Category Archives: Scripture

An Admiring Look at the Greatest Popularizer of Reformed Theology

R.C. Sproul: A Life, Stephen J. Nichols.  Wheaton: Crossway, 2021.  Hardcover, 371 pages.

Back in the early 90s, there was a fuss in the pages of our denominational magazine over what one of the pastors was doing with his catechism students.  This pastor was having his youth listen to tapes of an “outside” Reformed theologian.  That theologian was R.C. Sproul.  As I recall, that was my first introduction to his name.  A short time later I was browsing the theology stacks in the Rutherford Library at the University of Alberta.  For a public university, the U of A actually had a remarkable collection of Reformed theology works.  I spotted a book by R.C. Sproul, The Holiness of God.  I borrowed the book and wolfed it down in short order.  I was impressed, not with Sproul, but with God’s holiness.  Especially the explanation of Isaiah 6 left me in awe of the Holy One.

Part of the legacy of R.C. Sproul was his profound gift to make Reformed theology accessible to everyone.  When he died in 2017, many spoke of the way God used him to convey biblical truths clearly and effectively.  This biography, the first, highlights the life and work of the man I’d call the greatest popularizer of Reformed theology. He had a knack for making complex things simple. Here’s a great sample of the man in action:

The author, Stephen J. Nichols, was a friend and admirer of Sproul.  Nichols’ affection is impossible to disguise.  As is often the case with this sort of less-than-arms-length biography, we get a good understanding of the main lines of Sproul’s life and influence, but we don’t really see the man “warts and all.”  This biography is edifying and informative, but the author’s relationship to his subject (and the Sproul family) brings in a measure of restraint to what he can and does tell.  I’m sure someone in the future will write a scholarly, critical biography telling us a fuller picture of the Sproul story.

Sproul was involved with several important stories during his lifetime.  One was the struggle for biblical inerrancy beginning in the 1970s.  Sproul was a pivotal figure in the establishment of the International Council on Biblical Inerrancy.  He wrote the first draft of the articles of affirmation and denial for the Chicago Statement on Biblical Inerrancy.  Nichols devotes a whole chapter to this topic.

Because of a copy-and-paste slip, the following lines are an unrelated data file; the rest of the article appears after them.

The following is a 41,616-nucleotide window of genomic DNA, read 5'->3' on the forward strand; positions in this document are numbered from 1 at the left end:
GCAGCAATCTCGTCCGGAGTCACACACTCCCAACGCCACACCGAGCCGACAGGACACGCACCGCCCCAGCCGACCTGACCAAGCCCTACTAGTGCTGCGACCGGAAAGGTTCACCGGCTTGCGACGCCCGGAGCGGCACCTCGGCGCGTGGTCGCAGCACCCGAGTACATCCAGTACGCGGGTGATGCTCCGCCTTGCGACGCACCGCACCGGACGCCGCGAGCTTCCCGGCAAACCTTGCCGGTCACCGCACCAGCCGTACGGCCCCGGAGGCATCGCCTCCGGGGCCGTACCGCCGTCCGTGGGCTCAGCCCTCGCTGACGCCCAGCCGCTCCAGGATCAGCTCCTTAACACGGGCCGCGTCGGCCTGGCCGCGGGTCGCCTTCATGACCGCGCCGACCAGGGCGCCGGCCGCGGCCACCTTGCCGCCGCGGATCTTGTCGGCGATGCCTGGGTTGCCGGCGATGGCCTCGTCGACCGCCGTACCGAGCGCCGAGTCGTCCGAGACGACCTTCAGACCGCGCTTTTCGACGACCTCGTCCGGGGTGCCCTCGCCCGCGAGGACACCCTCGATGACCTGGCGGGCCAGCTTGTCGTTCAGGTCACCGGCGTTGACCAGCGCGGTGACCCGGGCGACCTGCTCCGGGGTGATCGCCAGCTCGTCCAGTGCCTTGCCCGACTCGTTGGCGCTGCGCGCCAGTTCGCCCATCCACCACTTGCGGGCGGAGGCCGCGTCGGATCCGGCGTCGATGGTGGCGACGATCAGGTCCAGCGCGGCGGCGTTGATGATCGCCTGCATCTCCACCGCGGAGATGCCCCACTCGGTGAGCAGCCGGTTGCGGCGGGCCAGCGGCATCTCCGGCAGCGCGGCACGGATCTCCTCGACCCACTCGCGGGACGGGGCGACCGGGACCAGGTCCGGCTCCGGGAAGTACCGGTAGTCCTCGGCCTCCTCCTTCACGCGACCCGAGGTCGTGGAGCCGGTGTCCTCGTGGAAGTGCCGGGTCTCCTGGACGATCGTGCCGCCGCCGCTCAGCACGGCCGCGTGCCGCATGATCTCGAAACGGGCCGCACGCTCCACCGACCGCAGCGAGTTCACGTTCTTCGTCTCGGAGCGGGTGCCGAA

There’s also a whole chapter dedicated to Sproul’s defence of the biblical doctrine of justification.  A document was released in 1994 entitled, “Evangelicals and Catholics Together” (ECT).  Some of the original signers of this statement were close friends of Sproul, especially Charles Colson and J.I. Packer.  ECT compromised on the doctrine of justification, how we’re declared righteous by God.  Sproul and others pointed out how ECT’s compromise formulations left out the crucial element of imputation – i.e. that Christ’s righteousness is credited to us by God.  Sadly, the controversy over ECT ended Sproul’s friendships with Colson and Packer.  The story, as told by Nichols, inspires readers to discern which hills are truly worth dying on.  If justification isn’t worth it, what is?

It’s hard not to love R.C. Sproul.  I loved him before reading this biography and I love him more after.  That doesn’t mean I’ve always agreed with everything he’s stood for.  Apologetics is one area where I have to respectfully disagree with him.  Nichols stresses Sproul’s contributions to the revival of what we call classical apologetics.  This approach stresses the use of rational arguments to argue towards God, and from there towards the God of the Bible, and from there towards the truth of Christianity.  Contrasted with classical apologetics is Reformed, presuppositional apologetics.  This approach argues for the truth of the Christian worldview taken as a whole by pointing out that unless Christianity is true, no reasoning is even possible.  This was the approach championed by Cornelius Van Til.

On the topic of apologetics, this biography leaves me with some questions.  According to Nichols, Sproul went to seminary “committed to presuppositional apologetics” (p.59), but had his mind changed by John Gerstner.  One of his most influential college professors had been a student of Van Til and, apparently, impacted the young Sproul.  Here’s the important thing to realize:  presuppositional apologetics is inextricably bonded to Reformed theology.  You can be an Arminian and hold to classical apologetics, but it should be impossible to be an Arminian and hold to Reformed apologetics.  That’s why I’m confused when Nichols writes the following:  “R.C. went to PTS [Pittsburgh Theological Seminary] a presuppositionalist and a non-Calvinist” (p.63). If he really was a presuppositionalist, he can’t have had a very good understanding of it if he still wasn’t Reformed.  It gets more interesting, because later in the book, we discover that Sproul spent time visiting with Cornelius Van Til at his home in Philadelphia.  Yet, when you read his (co-authored) book Classical Apologetics and its critique of Van Til, it seems Sproul didn’t really understand him.